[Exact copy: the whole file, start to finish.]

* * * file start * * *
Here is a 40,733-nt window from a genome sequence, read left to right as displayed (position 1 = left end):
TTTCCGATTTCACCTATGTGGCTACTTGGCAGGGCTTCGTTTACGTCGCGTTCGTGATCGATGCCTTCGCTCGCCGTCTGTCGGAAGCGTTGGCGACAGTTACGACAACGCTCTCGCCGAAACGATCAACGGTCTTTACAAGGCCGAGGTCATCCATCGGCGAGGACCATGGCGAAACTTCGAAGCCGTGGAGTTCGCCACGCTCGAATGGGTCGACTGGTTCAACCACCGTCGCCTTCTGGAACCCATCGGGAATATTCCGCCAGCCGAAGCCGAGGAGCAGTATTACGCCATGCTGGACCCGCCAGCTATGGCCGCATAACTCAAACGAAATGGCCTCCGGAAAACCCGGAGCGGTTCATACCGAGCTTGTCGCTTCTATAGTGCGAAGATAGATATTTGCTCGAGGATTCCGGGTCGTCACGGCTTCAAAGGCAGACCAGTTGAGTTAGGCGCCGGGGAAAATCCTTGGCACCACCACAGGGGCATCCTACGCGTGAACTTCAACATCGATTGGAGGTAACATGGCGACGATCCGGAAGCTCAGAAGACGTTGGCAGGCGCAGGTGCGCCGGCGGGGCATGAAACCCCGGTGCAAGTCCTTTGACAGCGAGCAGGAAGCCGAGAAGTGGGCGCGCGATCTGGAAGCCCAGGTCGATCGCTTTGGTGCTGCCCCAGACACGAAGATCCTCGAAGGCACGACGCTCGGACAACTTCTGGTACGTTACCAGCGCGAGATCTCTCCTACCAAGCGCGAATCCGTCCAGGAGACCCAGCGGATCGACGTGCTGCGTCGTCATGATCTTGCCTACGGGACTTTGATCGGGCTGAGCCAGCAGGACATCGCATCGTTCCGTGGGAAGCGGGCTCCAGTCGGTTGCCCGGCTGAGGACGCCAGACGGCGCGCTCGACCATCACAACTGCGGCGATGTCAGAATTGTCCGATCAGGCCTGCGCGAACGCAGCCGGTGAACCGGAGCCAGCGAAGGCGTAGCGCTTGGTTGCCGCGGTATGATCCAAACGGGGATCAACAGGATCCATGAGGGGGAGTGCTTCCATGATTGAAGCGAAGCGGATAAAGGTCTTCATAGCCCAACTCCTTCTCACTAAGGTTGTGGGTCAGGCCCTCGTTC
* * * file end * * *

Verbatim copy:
Here is a 40,733-nt window from a genome sequence, read left to right as displayed (position 1 = left end):
TTTCCGATTTCACCTATGTGGCTACTTGGCAGGGCTTCGTTTACGTCGCGTTCGTGATCGATGCCTTCGCTCGCCGTCTGTCGGAAGCGTTGGCGACAGTTACGACAACGCTCTCGCCGAAACGATCAACGGTCTTTACAAGGCCGAGGTCATCCATCGGCGAGGACCATGGCGAAACTTCGAAGCCGTGGAGTTCGCCACGCTCGAATGGGTCGACTGGTTCAACCACCGTCGCCTTCTGGAACCCATCGGGAATATTCCGCCAGCCGAAGCCGAGGAGCAGTATTACGCCATGCTGGACCCGCCAGCTATGGCCGCATAACTCAAACGAAATGGCCTCCGGAAAACCCGGAGCGGTTCATACCGAGCTTGTCGCTTCTATAGTGCGAAGATAGATATTTGCTCGAGGATTCCGGGTCGTCACGGCTTCAAAGGCAGACCAGTTGAGTTAGGCGCCGGGGAAAATCCTTGGCACCACCACAGGGGCATCCTACGCGTGAACTTCAACATCGATTGGAGGTAACATGGCGACGATCCGGAAGCTCAGAAGACGTTGGCAGGCGCAGGTGCGCCGGCGGGGCATGAAACCCCGGTGCAAGTCCTTTGACAGCGAGCAGGAAGCCGAGAAGTGGGCGCGCGATCTGGAAGCCCAGGTCGATCGCTTTGGTGCTGCCCCAGACACGAAGATCCTCGAAGGCACGACGCTCGGACAACTTCTGGTACGTTACCAGCGCGAGATCTCTCCTACCAAGCGCGAATCCGTCCAGGAGACCCAGCGGATCGACGTGCTGCGTCGTCATGATCTTGCCTACGGGACTTTGATCGGGCTGAGCCAGCAGGACATCGCATCGTTCCGTGGGAAGCGGGCTCCAGTCGGTTGCCCGGCTGAGGACGCCAGACGGCGCGCTCGACCATCACAACTGCGGCGATGTCAGAATTGTCCGATCAGGCCTGCGCGAACGCAGCCGGTGAACCGGAGCCAGCGAAGGCGTAGCGCTTGGTTGCCGCGGTATGATCCAAACGGGGATCAACAGGATCCATGAGGGGGAGTGCTTCCATGATTGAAGCGAAGCGGATAAAGGTCTTCATAGCCCAACTCCTTCTCACTAAGGTTGTGGGTCAGGCCCTCGTTC